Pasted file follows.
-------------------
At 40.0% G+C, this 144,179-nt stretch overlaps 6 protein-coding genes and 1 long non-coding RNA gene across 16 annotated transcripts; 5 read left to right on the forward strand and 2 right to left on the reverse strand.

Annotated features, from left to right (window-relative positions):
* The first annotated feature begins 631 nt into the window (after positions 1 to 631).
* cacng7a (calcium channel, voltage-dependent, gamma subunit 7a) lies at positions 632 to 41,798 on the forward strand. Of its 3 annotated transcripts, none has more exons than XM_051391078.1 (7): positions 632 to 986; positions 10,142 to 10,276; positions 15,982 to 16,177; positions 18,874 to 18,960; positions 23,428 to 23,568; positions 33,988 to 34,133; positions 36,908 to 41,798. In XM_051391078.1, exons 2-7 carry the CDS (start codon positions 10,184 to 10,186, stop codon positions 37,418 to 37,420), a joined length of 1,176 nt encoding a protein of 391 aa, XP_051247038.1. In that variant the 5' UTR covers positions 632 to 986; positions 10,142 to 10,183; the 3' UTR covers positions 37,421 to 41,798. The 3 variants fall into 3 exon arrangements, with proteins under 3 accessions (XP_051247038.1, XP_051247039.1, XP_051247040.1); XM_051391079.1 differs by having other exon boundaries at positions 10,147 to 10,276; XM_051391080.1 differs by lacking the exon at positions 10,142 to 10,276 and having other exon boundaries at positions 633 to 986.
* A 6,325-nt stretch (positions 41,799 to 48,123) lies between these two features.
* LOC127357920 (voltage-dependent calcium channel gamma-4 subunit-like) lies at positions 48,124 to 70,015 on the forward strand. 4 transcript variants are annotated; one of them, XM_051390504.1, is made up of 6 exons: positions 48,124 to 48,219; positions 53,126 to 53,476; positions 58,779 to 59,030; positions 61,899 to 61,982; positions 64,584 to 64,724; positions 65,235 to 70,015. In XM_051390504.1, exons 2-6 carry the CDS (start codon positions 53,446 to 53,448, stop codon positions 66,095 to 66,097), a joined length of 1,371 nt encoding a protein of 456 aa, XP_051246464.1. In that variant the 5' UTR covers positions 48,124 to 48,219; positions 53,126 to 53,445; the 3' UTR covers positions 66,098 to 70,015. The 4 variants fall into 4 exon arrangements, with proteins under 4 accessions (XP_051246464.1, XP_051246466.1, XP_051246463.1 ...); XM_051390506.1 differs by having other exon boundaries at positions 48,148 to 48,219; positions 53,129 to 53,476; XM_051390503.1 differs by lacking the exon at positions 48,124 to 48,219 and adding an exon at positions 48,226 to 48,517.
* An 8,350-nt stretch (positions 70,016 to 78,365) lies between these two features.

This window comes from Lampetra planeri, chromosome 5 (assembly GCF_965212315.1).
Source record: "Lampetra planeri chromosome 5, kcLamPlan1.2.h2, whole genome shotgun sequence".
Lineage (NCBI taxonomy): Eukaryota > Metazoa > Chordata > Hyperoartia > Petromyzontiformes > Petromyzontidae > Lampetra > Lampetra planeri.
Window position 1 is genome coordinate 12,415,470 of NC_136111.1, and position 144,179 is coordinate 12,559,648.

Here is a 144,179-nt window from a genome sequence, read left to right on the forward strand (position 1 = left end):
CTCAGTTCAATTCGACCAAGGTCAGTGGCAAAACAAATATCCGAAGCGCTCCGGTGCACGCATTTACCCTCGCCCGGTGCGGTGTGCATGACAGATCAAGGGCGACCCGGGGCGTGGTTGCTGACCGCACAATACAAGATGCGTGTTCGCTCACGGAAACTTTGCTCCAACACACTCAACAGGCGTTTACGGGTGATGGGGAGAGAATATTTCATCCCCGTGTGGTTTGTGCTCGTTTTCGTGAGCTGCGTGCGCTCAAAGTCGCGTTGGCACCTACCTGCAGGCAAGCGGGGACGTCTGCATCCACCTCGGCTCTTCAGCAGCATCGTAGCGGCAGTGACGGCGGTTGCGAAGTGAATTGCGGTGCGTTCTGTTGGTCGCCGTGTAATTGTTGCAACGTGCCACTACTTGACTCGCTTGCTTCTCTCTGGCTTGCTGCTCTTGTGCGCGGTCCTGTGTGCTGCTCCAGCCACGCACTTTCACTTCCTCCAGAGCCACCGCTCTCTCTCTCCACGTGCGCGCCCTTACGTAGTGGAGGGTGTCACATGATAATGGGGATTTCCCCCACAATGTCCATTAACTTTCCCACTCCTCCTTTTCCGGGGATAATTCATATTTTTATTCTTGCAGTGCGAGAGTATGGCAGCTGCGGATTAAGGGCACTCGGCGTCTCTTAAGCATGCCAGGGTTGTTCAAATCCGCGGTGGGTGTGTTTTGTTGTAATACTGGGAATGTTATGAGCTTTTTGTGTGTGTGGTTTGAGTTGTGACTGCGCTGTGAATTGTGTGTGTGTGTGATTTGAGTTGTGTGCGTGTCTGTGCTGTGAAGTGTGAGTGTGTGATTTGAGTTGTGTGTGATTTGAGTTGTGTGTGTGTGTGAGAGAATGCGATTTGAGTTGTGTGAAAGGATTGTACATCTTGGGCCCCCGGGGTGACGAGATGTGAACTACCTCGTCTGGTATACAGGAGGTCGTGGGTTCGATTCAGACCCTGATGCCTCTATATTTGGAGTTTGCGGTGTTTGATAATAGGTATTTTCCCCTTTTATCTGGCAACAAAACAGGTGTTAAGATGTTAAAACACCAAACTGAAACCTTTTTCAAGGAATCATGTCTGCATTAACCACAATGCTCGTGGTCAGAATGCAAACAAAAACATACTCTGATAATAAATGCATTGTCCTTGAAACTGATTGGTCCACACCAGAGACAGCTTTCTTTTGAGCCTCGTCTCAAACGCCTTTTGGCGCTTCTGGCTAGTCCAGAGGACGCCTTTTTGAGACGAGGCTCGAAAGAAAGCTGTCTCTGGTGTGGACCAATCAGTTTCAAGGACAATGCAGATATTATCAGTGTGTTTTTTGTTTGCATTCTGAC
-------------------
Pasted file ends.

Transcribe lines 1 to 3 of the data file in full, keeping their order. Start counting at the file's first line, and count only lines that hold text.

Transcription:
At 40.0% G+C, this 144,179-nt stretch overlaps 6 protein-coding genes and 1 long non-coding RNA gene across 16 annotated transcripts; 5 read left to right on the forward strand and 2 right to left on the reverse strand.

Annotated features, from left to right (window-relative positions):
* The first annotated feature begins 631 nt into the window (after positions 1 to 631).